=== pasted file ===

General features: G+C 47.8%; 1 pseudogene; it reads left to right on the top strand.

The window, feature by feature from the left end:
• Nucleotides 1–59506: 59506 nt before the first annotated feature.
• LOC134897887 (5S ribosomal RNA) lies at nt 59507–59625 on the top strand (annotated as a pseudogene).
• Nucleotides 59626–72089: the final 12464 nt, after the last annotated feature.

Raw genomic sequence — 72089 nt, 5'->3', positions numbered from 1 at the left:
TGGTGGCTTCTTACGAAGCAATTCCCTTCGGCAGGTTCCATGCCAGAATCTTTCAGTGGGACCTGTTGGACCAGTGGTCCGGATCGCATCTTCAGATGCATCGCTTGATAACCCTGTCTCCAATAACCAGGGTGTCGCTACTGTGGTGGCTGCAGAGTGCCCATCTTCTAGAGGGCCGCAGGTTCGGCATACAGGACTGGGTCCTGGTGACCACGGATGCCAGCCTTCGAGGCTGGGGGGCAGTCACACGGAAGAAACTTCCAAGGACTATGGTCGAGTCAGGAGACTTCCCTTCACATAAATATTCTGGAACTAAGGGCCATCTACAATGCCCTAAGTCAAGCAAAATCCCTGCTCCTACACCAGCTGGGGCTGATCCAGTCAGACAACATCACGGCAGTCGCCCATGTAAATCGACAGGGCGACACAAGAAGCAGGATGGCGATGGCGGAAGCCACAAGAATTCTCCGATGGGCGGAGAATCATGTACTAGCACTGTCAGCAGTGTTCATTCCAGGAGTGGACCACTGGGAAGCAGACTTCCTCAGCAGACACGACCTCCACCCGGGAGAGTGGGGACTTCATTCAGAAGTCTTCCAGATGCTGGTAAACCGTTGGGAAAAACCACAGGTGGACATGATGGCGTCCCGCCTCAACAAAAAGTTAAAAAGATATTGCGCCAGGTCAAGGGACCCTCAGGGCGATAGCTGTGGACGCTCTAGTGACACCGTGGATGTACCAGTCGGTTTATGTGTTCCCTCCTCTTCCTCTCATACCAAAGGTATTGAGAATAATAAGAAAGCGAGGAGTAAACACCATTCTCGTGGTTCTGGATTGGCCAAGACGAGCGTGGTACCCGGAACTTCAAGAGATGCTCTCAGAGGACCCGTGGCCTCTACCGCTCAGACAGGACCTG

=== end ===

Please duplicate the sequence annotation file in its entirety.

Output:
General features: G+C 47.8%; 1 pseudogene; it reads left to right on the top strand.

The window, feature by feature from the left end:
• Nucleotides 1–59506: 59506 nt before the first annotated feature.
• LOC134897887 (5S ribosomal RNA) lies at nt 59507–59625 on the top strand (annotated as a pseudogene).
• Nucleotides 59626–72089: the final 12464 nt, after the last annotated feature.

Raw genomic sequence — 72089 nt, 5'->3', positions numbered from 1 at the left:
TGGTGGCTTCTTACGAAGCAATTCCCTTCGGCAGGTTCCATGCCAGAATCTTTCAGTGGGACCTGTTGGACCAGTGGTCCGGATCGCATCTTCAGATGCATCGCTTGATAACCCTGTCTCCAATAACCAGGGTGTCGCTACTGTGGTGGCTGCAGAGTGCCCATCTTCTAGAGGGCCGCAGGTTCGGCATACAGGACTGGGTCCTGGTGACCACGGATGCCAGCCTTCGAGGCTGGGGGGCAGTCACACGGAAGAAACTTCCAAGGACTATGGTCGAGTCAGGAGACTTCCCTTCACATAAATATTCTGGAACTAAGGGCCATCTACAATGCCCTAAGTCAAGCAAAATCCCTGCTCCTACACCAGCTGGGGCTGATCCAGTCAGACAACATCACGGCAGTCGCCCATGTAAATCGACAGGGCGACACAAGAAGCAGGATGGCGATGGCGGAAGCCACAAGAATTCTCCGATGGGCGGAGAATCATGTACTAGCACTGTCAGCAGTGTTCATTCCAGGAGTGGACCACTGGGAAGCAGACTTCCTCAGCAGACACGACCTCCACCCGGGAGAGTGGGGACTTCATTCAGAAGTCTTCCAGATGCTGGTAAACCGTTGGGAAAAACCACAGGTGGACATGATGGCGTCCCGCCTCAACAAAAAGTTAAAAAGATATTGCGCCAGGTCAAGGGACCCTCAGGGCGATAGCTGTGGACGCTCTAGTGACACCGTGGATGTACCAGTCGGTTTATGTGTTCCCTCCTCTTCCTCTCATACCAAAGGTATTGAGAATAATAAGAAAGCGAGGAGTAAACACCATTCTCGTGGTTCTGGATTGGCCAAGACGAGCGTGGTACCCGGAACTTCAAGAGATGCTCTCAGAGGACCCGTGGCCTCTACCGCTCAGACAGGACCTG